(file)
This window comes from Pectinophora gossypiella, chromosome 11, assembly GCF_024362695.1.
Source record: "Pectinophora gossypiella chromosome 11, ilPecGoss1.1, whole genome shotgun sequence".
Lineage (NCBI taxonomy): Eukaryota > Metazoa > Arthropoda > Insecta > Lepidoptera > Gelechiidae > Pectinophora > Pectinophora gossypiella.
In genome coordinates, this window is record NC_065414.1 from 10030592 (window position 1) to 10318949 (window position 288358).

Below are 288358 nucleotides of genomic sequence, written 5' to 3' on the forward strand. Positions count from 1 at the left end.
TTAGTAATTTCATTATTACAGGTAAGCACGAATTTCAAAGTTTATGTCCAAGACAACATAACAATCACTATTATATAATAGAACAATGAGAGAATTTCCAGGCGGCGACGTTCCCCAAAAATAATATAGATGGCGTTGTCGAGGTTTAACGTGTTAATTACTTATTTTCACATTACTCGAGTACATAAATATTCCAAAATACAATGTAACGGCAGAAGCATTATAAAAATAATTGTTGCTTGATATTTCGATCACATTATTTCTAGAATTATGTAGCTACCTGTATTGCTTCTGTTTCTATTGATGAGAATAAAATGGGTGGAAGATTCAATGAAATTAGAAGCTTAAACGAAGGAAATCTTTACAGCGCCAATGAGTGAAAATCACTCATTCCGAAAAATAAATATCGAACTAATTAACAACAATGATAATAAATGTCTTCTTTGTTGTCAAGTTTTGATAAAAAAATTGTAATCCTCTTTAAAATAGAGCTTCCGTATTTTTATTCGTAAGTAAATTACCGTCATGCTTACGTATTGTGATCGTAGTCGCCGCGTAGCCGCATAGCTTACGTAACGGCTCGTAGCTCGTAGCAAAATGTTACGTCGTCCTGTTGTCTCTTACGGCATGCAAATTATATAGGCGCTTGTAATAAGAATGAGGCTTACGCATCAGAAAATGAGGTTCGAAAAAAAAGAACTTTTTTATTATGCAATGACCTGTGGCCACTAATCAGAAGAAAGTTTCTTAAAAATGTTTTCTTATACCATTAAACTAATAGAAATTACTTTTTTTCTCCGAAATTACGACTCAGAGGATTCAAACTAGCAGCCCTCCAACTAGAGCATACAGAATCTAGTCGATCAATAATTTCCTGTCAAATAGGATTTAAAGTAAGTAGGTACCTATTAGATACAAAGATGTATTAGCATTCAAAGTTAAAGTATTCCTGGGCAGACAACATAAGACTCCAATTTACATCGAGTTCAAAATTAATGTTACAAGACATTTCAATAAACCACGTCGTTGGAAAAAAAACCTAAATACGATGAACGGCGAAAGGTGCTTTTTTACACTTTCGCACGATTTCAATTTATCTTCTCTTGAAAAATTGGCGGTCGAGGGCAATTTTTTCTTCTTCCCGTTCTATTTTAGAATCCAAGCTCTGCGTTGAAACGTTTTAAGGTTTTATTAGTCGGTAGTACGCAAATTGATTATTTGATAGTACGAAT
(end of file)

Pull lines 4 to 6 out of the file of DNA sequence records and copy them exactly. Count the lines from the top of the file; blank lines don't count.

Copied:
In genome coordinates, this window is record NC_065414.1 from 10030592 (window position 1) to 10318949 (window position 288358).

Below are 288358 nucleotides of genomic sequence, written 5' to 3' on the forward strand. Positions count from 1 at the left end.
TTAGTAATTTCATTATTACAGGTAAGCACGAATTTCAAAGTTTATGTCCAAGACAACATAACAATCACTATTATATAATAGAACAATGAGAGAATTTCCAGGCGGCGACGTTCCCCAAAAATAATATAGATGGCGTTGTCGAGGTTTAACGTGTTAATTACTTATTTTCACATTACTCGAGTACATAAATATTCCAAAATACAATGTAACGGCAGAAGCATTATAAAAATAATTGTTGCTTGATATTTCGATCACATTATTTCTAGAATTATGTAGCTACCTGTATTGCTTCTGTTTCTATTGATGAGAATAAAATGGGTGGAAGATTCAATGAAATTAGAAGCTTAAACGAAGGAAATCTTTACAGCGCCAATGAGTGAAAATCACTCATTCCGAAAAATAAATATCGAACTAATTAACAACAATGATAATAAATGTCTTCTTTGTTGTCAAGTTTTGATAAAAAAATTGTAATCCTCTTTAAAATAGAGCTTCCGTATTTTTATTCGTAAGTAAATTACCGTCATGCTTACGTATTGTGATCGTAGTCGCCGCGTAGCCGCATAGCTTACGTAACGGCTCGTAGCTCGTAGCAAAATGTTACGTCGTCCTGTTGTCTCTTACGGCATGCAAATTATATAGGCGCTTGTAATAAGAATGAGGCTTACGCATCAGAAAATGAGGTTCGAAAAAAAAGAACTTTTTTATTATGCAATGACCTGTGGCCACTAATCAGAAGAAAGTTTCTTAAAAATGTTTTCTTATACCATTAAACTAATAGAAATTACTTTTTTTCTCCGAAATTACGACTCAGAGGATTCAAACTAGCAGCCCTCCAACTAGAGCATACAGAATCTAGTCGATCAATAATTTCCTGTCAAATAGGATTTAAAGTAAGTAGGTACCTATTAGATACAAAGATGTATTAGCATTCAAAGTTAAAGTATTCCTGGGCAGACAACATAAGACTCCAATTTACATCGAGTTCAAAATTAATGTTACAAGACATTTCAATAAACCACGTCGTTGGAAAAAAAACCTAAATACGATGAACGGCGAAAGGTGCTTTTTTACACTTTCGCACGATTTCAATTTATCTTCTCTTGAAAAATTGGCGGTCGAGGGCAATTTTTTCTTCTTCCCGTTCTATTTTAGAATCCAAGCTCTGCGTTGAAACGTTTTAAGGTTTTATTAGTCGGTAGTACGCAAATTGATTATTTGATAGTACGAAT